How to build a Service

With ManyWho, you can integrate your flows with cloud application platforms such as Salesforce, Box, or Twilio. You may also have various databases or other third-party applications, you’d like your apps to work with. We call these integrations: Services.


Creating a project

There is a Maven archetype available that will create a basic Service, along with some example actions, types and controller endpoints. Follow these instructions to install it inside IntelliJ:

  1. Create a new project of type Maven, ticking the Create from archetype box, then clicking the Add archetype button and supplying the following details.
    • GroupId:
    • ArtifactId: example-archetype
    • Version: 1.5.0
  2. On the next screen, give your Service a relevant group ID and artifact ID that follows the standard Java convention, e.g. (replacing your TLD, company name and the name of your Service).
  3. IntelliJ will now be running the Maven goal to create the project from the archetype. When it finishes, click Enable auto-import on the popup at the top right, and you should be good to go!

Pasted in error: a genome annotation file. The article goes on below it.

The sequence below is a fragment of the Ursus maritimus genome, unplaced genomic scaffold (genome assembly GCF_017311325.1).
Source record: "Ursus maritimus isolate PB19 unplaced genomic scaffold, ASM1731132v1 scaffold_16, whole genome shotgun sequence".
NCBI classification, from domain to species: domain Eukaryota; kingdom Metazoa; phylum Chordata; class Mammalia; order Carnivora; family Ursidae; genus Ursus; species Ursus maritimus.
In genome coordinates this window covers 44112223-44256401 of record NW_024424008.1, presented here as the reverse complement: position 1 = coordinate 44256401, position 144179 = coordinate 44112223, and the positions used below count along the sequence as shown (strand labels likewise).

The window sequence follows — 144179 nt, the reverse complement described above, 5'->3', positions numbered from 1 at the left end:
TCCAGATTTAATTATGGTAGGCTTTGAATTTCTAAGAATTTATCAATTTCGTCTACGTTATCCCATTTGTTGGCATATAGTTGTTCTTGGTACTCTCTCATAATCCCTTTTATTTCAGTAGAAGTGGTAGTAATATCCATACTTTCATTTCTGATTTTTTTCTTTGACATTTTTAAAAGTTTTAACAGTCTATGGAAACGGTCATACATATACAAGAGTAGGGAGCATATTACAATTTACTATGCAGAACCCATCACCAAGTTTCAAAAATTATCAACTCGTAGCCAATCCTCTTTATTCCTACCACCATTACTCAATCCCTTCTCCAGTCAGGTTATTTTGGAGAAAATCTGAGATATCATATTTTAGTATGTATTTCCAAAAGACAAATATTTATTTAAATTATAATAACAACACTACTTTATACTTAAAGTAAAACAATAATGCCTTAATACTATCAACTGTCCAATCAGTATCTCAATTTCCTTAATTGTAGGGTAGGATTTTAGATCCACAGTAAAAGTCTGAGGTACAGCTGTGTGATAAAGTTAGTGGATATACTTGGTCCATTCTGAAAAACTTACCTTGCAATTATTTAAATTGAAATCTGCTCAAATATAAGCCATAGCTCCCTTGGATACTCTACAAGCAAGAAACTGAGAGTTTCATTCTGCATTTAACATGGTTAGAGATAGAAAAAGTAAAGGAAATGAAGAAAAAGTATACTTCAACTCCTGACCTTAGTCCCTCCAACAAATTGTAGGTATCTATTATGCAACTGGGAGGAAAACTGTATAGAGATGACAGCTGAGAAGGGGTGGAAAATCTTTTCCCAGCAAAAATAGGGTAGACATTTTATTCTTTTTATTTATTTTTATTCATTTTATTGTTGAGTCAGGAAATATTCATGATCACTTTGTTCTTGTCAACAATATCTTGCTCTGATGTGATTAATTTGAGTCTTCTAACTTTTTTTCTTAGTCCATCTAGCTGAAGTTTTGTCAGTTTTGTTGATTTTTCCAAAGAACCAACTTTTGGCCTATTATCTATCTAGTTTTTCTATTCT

Adding the Grizzly configuration

Using the Grizzly server to run the service locally is the best option, as it’s pretty easy to debug inside IntelliJ. It’s fairly easy to set up, following these instructions:

  1. On the Run menu, choose Edit Configurations.
  2. Click the button at the top left, choose Application, and give it the name Run.
  3. Under Configuration > Main class, point to your Service’s Application class.
  4. Click OK, and your service should now run under Grizzly when you launch it by clicking the Debug button.

Creating a Describe

Every Service is required to implement a describe functionality. The /metadata endpoint of a Service informs ManyWho about the capabilities of the Service along with anything the Service provides (e.g. Types), the describe response can implement several properties:

Name Description
ProvidesDatabase Set to true if the Service supports loading and saving via requests sent from Load and Save elements in a flow.
ProvidesIdentity Set to true if the Service can be used as an identity provider for a flow i.e. allows a user to login using a third-party service like Google or Facebook.